This article originally appeared on Skyland Games.
Paranoia has been around for decades, and is a game I was in love with 20 years ago. Recently, I picked up and read (cover to cover) Mongoose’s take on life in our beloved Alpha Complex, and found that not only was happiness mandatory, but it was pretty darn easy to comply.
If you’ve never seen the game before, Paranoia is a darkly humorous RPG where you play a citizen of Alpha Complex, a sealed vast complex of various sectors built to survive some great calamity. Alpha Complex is controlled by The Computer, a semi-omnipotent semi-insane artificial intelligence that has, over hundreds of cycles of operation, turned Alpha Complex into an Orwellian witch hunt for commies, mutants, and members of secret societies. Traditionally, you play a faithful troubleshooter just above the minimum security clearance level, who also happens to be a mutant and a member of a secret society. You have six clones (because a computer knows something about backups), and death comes easily. Most games typically involve hunting each other, incriminating yourself, hunting threats to the complex, and getting blown up in a variety of dramatic hilarious ways, from simple R&D product testing to actual threats.
Mongoose has done little to change this classic formula thematically, but has done a great job of sprucing up the rules and play of the game to match the character the game has always carried with it. Here are the primary changes for long time players:
Cards have been added to make equipment and duties easier to keep track of, and have created action cards you can use add story elements or interrupt another players action to make things interesting. Since screwing over the guy sitting next to you is half the fun, it makes for creative fast paced play.
Skills are tested by rolling dice and tracking 5’s or 6’s (with all rolls of 1-4 taking away a success if the player has a negative skill number, or being ignored with a positive skill number). Players are encouraged to make creative combinations of their four Stats (Violence, Brains, Chutzpah and Mechanical) and a large list of skills.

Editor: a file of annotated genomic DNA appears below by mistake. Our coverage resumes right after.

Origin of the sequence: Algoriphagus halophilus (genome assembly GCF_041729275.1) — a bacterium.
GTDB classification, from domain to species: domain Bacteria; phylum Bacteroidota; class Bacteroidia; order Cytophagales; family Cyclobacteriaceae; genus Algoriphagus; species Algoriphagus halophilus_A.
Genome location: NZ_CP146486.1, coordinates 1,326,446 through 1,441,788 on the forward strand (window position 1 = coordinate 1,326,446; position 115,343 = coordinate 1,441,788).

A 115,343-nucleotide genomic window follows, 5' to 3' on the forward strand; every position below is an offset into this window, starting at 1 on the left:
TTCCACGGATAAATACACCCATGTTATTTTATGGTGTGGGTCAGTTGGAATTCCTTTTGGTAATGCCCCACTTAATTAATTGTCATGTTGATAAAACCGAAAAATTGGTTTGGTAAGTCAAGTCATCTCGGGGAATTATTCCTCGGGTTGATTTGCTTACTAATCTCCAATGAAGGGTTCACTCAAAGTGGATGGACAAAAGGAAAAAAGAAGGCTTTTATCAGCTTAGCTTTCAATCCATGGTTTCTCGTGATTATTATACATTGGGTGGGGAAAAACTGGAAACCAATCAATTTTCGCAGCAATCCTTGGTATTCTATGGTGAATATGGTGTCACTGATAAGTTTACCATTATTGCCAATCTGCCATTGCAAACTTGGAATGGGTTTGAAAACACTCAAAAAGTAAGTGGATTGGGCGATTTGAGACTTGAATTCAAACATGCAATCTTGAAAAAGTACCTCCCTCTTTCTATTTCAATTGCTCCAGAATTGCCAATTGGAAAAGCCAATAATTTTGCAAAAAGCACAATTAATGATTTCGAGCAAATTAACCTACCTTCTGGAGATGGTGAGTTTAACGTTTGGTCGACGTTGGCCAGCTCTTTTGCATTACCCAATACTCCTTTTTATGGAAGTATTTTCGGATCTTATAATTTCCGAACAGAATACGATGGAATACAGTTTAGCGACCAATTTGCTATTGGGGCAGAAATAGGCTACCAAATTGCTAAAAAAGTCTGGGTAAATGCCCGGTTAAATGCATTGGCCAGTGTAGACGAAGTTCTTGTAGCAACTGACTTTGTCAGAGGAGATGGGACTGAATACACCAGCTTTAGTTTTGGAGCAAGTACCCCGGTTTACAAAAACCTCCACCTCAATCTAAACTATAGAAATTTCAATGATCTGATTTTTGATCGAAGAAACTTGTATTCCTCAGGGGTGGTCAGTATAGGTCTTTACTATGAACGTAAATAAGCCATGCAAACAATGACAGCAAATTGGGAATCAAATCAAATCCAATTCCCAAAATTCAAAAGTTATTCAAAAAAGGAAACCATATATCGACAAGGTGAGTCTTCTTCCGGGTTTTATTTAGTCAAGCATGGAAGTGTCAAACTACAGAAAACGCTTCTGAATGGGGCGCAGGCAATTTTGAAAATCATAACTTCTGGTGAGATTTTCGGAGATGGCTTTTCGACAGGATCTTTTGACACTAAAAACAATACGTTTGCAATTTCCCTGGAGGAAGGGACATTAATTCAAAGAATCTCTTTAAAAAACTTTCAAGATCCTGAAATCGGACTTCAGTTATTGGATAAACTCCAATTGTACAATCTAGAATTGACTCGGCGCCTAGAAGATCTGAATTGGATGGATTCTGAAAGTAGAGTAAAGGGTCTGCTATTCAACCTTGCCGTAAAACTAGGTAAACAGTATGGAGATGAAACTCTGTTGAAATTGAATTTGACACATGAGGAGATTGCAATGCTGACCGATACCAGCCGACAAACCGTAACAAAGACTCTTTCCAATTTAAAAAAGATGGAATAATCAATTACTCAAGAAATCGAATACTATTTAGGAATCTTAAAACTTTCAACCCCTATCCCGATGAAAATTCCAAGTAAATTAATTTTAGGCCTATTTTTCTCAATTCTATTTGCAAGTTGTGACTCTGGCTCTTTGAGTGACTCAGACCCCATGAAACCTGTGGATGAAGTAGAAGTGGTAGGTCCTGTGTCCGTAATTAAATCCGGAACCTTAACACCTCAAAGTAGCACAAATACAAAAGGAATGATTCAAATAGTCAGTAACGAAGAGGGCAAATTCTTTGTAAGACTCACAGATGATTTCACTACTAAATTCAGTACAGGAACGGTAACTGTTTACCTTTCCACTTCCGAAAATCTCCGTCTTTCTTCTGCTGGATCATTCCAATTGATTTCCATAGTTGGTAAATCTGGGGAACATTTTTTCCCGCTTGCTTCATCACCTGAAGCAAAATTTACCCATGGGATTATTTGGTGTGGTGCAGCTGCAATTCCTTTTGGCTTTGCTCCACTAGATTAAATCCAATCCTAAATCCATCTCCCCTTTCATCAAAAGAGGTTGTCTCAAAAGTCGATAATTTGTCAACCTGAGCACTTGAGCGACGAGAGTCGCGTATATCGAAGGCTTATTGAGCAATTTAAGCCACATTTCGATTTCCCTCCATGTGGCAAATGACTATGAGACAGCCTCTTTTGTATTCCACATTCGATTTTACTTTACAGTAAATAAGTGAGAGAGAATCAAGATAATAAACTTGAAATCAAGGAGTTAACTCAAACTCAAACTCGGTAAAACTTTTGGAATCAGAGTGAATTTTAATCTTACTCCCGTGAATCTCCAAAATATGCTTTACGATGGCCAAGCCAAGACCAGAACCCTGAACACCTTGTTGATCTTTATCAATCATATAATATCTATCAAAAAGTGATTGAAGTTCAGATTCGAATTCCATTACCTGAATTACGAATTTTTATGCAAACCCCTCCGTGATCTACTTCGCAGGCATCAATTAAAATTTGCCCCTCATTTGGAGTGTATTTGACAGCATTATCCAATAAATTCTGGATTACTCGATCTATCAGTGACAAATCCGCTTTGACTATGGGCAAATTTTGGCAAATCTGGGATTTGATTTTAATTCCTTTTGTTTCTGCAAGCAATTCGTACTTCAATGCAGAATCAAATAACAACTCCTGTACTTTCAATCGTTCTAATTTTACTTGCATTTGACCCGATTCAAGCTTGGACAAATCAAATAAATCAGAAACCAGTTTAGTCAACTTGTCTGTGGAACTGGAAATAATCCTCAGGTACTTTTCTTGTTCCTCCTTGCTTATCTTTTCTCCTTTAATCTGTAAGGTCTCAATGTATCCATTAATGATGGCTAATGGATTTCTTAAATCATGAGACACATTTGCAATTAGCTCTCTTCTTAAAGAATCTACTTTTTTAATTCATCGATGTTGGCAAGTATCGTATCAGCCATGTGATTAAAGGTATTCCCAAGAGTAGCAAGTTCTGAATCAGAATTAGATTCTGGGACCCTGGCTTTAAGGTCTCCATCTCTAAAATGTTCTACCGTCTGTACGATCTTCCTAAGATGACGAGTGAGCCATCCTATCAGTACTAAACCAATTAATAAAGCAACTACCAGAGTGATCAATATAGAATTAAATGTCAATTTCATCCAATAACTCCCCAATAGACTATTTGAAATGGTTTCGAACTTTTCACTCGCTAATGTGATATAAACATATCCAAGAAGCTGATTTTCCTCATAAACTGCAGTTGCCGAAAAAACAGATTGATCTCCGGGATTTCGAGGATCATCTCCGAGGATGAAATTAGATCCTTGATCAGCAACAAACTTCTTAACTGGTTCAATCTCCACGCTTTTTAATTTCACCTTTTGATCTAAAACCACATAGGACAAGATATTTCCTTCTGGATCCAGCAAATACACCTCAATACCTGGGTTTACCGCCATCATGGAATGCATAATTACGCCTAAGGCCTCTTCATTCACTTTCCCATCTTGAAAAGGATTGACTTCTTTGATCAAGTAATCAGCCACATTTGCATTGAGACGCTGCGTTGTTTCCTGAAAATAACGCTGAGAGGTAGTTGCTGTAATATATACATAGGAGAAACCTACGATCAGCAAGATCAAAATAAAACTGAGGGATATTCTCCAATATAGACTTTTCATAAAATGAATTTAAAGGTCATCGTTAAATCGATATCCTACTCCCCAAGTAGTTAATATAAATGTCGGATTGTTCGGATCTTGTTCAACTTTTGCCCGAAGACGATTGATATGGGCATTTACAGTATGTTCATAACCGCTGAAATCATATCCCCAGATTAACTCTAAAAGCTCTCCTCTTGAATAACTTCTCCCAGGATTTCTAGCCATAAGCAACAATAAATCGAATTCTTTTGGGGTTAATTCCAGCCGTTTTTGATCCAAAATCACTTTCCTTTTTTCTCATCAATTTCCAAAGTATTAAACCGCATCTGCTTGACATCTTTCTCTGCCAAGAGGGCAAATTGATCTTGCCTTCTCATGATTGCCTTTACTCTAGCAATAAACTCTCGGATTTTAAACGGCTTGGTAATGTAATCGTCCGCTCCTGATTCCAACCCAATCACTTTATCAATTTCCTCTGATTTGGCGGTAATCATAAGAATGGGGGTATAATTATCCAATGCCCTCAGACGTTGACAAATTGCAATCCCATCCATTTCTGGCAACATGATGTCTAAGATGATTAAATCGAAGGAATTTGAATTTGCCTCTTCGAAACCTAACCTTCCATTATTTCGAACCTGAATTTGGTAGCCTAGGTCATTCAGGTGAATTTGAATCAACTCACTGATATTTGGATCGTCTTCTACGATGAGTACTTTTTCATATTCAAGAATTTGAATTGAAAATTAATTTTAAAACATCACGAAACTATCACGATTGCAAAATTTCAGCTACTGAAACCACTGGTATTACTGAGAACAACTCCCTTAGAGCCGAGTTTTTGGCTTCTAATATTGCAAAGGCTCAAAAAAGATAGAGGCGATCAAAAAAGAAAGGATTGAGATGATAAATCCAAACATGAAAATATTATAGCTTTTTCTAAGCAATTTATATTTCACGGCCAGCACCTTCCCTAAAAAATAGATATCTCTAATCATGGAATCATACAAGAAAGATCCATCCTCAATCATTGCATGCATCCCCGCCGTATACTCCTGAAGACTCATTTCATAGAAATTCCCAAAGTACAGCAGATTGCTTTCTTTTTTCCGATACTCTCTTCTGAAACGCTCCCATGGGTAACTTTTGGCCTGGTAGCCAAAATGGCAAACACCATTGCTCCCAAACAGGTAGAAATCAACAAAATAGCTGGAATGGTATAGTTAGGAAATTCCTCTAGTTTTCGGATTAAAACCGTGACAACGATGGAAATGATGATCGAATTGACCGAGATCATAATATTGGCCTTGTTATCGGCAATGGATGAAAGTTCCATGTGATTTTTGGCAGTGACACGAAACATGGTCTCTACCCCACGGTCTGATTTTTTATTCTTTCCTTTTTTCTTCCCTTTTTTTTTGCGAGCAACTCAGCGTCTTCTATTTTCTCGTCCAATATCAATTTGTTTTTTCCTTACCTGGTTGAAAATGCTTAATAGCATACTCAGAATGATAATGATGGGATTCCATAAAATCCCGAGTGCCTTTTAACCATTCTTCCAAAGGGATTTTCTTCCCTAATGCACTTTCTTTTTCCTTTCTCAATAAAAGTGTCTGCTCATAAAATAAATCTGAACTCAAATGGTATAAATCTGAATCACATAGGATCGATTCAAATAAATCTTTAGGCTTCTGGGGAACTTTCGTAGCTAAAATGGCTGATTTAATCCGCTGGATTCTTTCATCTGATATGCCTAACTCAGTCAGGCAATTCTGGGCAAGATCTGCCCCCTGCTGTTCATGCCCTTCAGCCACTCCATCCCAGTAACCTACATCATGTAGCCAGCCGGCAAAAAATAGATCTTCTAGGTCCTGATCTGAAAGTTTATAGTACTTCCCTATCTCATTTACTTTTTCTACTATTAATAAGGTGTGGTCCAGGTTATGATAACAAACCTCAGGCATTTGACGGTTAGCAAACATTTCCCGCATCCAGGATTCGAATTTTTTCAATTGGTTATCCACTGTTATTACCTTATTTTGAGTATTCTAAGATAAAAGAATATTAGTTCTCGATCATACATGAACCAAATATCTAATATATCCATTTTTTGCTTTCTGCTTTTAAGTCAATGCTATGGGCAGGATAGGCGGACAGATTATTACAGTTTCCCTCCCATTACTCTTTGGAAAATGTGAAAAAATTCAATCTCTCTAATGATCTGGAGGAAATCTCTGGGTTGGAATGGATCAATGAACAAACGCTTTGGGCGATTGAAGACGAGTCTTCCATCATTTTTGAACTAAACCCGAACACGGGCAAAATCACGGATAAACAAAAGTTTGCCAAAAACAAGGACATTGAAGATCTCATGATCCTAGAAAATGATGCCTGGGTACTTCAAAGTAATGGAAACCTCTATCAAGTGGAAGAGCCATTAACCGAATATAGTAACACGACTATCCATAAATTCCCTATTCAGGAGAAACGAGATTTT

Along with your skill dice, you roll a “Computer Dice” (they say Dice because the word ‘die’ is used too much already in the book). Rolling a Computer on the Computer Dice forces a player to lose “Moxie” (your ability to cope) and represents either equipment malfunction or the Computer’s helpful interference pushing the player closer and closer to the breaking point. Run out of Moxie and you lose it in the way that is funniest at the time.
Commies are now termed the more generic “terrorists” (though you still can and do have commie terrorists, so that’s pretty much the same.
All characters are implanted at birth with a Cerebral Cortech and cyber-eyes which allow the computer to beam programs straight into the character’s brain, as well as video treason with the characters own eyes as witnesses for (or against) them.
Players now perceive in augmented reality, with name tags and “treason stars” floating above other players. 5 stars and you’re laser fodder.
Players are awarded “XP Points” by the Computer for positive actions and behavior, and are docked XP Points for negative or treasonous behavior. XP Points can be used to buy skill and stat upgrades, software packages, and security clearance upgrades, complete with cake to celebrate with.
I won’t get into some of the rules that the GM uses, as they are above your security clearance, but I’ll summarize by saying that they remain fast and loose, and easy for any GM to apply. The players often times end up making things more interesting than the GM could ever manage through attempts at creative problem solving.
Overall, Mongoose’s take on the game emphasizes creativity and minimizes mechanics, which really has always matched the particular play style of this game. You don’t win Paranoia, you survive it.
The main box comes with five dry erase character sheets, a players book, a GM book (which made me laugh out loud reading it several times), and book with three adventures in it that start off with the players at infrared status (minimum security status) and moving their way up, learning alpha complex as you go. It’s a great series of adventures because it presumes no knowledge of the system and lets players learn. It also is written in such a way that the GM can read that first and run the game before reading the rules. It’s pretty amazing and a great way to jump right in.
Pick this game up if your friends can enjoy sabotaging each other with hilarious consequences and you’re a GM capable of thinking on your feet to make things fun. It’s a great change of pace from the same old fantasy game and makes for a great one shot in between campaign sessions.
Scott Dillin is a regular at The Wyvern's Tale and a writer for Skyland Games, a local blog about gaming in Western North Carolina.